UCL Institute of the Americas


Graduate Taught Fieldwork Abroad Testimonials

Nicolas Price

Latin American Politics MSc

For four weeks during the summer of 2019, I had the opportunity to undertake fieldwork in South America for my final dissertation, which looks at the integration of Haitian migrants in Chile.

had decided early on that a key component of my research would include fieldwork in Chile due to the realisation that I could only acquire key data by physically going there. I had a rich pre-existing network which I used to secure interviews with highly qualified and interesting individuals; I visited national archives and libraries to access sources that could not be found online; and I did some on-location ethnographic observation exercises which provided me with fascinating perspectives. It was, as a whole, a highly beneficial and memorable experience.

While I recognise that fieldwork research is not necessary to every dissertation, I do believe that, at the very least, it provides a level of depth and insight that would otherwise be lacking. I highly recommend anyone who comes across this opportunity to pursue it – the benefits extend far beyond the academic sphere.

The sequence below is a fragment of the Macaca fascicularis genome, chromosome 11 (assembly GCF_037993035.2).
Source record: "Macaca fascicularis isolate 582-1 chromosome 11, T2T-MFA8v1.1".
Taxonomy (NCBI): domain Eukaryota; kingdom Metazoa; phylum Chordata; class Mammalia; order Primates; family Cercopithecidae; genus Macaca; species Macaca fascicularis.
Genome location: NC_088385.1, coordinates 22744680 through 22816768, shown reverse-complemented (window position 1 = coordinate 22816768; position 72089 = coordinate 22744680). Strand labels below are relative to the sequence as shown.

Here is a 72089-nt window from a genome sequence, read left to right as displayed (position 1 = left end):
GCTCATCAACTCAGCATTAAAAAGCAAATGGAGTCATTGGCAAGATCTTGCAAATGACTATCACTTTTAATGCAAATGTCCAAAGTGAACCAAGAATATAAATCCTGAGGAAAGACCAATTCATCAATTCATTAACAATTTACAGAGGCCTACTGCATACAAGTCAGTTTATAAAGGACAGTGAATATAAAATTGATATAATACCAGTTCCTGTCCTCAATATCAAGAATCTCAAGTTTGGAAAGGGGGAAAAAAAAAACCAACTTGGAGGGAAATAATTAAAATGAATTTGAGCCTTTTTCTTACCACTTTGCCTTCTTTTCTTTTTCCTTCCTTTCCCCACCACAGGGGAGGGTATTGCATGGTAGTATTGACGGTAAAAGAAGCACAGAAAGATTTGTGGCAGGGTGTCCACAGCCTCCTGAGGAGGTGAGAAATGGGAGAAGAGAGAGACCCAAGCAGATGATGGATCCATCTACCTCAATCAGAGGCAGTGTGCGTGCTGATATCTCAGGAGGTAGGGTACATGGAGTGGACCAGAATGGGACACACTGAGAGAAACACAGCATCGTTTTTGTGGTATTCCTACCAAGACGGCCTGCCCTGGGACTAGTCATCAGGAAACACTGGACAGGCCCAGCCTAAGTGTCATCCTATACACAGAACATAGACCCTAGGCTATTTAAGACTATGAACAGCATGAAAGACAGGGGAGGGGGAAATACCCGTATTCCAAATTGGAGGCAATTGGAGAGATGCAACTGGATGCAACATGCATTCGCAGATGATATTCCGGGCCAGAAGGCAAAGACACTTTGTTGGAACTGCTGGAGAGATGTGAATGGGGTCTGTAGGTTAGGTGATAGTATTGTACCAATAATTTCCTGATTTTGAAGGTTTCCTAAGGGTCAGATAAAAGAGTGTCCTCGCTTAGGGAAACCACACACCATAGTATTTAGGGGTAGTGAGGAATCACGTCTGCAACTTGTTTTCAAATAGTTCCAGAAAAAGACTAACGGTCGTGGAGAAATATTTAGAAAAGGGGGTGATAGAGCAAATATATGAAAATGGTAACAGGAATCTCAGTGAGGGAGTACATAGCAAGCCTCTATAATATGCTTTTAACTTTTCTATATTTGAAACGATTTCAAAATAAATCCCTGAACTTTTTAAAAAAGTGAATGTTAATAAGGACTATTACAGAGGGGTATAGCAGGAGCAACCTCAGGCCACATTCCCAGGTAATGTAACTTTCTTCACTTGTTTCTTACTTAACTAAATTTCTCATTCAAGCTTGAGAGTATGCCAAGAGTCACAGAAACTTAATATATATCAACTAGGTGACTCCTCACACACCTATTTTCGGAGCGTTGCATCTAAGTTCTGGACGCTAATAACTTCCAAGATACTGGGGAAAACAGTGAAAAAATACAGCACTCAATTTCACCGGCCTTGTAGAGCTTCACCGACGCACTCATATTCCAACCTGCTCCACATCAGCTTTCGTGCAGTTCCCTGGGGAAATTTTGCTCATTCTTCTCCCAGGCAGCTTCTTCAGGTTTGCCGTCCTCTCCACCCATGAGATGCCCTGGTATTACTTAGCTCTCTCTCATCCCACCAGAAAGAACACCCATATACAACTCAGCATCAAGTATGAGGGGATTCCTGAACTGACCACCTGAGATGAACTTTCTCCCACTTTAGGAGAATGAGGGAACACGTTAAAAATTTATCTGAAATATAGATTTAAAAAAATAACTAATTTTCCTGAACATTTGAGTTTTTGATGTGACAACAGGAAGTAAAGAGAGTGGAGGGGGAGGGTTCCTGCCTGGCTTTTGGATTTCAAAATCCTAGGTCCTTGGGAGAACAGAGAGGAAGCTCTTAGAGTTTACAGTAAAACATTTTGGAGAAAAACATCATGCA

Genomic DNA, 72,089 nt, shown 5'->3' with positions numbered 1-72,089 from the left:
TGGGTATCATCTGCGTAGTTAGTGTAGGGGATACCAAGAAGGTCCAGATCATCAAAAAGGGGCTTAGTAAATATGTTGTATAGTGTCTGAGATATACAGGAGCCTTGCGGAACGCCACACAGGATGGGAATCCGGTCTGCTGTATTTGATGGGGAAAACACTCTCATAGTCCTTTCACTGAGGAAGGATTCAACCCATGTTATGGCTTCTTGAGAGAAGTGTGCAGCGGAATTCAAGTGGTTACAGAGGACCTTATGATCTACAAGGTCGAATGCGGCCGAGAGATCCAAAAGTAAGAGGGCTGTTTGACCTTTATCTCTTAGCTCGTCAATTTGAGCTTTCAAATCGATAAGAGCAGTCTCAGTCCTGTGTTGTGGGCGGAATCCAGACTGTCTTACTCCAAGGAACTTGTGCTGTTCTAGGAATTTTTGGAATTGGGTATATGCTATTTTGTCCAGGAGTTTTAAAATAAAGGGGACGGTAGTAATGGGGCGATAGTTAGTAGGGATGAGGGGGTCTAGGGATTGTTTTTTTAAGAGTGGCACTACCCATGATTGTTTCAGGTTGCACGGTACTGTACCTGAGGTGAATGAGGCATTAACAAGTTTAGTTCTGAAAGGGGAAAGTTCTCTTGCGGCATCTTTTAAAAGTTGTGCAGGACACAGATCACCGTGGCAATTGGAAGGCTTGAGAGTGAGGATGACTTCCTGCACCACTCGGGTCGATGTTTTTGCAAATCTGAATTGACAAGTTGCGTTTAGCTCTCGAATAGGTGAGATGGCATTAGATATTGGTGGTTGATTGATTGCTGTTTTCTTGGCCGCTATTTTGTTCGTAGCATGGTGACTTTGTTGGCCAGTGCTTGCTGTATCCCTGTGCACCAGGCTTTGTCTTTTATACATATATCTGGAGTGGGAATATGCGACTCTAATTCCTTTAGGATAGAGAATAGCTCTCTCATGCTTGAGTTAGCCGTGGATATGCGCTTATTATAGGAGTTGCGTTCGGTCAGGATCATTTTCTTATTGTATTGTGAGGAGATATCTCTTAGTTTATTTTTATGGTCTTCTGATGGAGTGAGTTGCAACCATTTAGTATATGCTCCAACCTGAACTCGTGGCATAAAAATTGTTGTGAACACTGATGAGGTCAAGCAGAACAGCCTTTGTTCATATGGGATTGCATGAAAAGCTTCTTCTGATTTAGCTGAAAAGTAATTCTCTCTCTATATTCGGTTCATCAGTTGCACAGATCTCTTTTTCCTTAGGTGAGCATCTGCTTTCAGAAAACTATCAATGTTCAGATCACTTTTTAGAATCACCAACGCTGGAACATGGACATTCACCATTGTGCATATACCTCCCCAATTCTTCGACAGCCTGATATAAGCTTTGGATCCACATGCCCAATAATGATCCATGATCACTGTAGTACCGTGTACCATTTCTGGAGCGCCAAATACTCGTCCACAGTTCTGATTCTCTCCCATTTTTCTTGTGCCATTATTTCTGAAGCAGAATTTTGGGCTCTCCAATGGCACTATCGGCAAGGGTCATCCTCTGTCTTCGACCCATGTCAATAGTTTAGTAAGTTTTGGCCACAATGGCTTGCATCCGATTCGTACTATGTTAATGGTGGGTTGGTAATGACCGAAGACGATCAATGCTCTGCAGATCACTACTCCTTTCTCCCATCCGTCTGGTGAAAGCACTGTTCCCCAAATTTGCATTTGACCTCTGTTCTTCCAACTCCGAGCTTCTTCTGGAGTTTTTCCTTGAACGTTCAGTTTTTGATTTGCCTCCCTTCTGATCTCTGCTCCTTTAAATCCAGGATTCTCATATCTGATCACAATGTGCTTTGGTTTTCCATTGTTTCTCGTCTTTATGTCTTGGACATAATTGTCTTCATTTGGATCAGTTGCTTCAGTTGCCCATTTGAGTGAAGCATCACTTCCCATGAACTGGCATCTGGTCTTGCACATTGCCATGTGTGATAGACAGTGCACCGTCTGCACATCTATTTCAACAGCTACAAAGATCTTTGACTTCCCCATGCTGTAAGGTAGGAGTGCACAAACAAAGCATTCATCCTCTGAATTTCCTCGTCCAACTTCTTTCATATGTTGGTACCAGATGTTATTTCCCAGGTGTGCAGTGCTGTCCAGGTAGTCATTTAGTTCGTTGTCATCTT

John Lawrence

Globalisation and Latin American Development MSc

My dissertation project focussed on corporate governance in Peru following the introduction of a new code of conduct in 2013. I decided to visit Lima for 2 weeks to carry out interviews with professionals and financial market observers who could help me to build a realistic view of events. My aim was to interview around 20 people across a range of institutions and state agencies. I used London-based contacts and Linked-in to set up 10 interviews in the first week hoping that respondents would make referrals for the second week.

I stayed in Miraflores, which turned out to be an excellent location and I found that many interviews could be reached on foot with up to 3 -4 interviews some days. Respondents were very friendly and forthcoming and were keen to suggest other contacts so I completed 31 interviews in the 2 weeks.

The process was rather daunting – I had never interviewed professionals in Spanish before, though I was used to depth interviews in English – and my first interview was with an EY partner who invited me to give a 45-minute presentation on my project to her team before I was able to start an interview!

However, the fieldwork was essential to my understanding of the context for my project, has given me a good contact base for further research and set a realistic basis for what can be done from a standing start in other countries.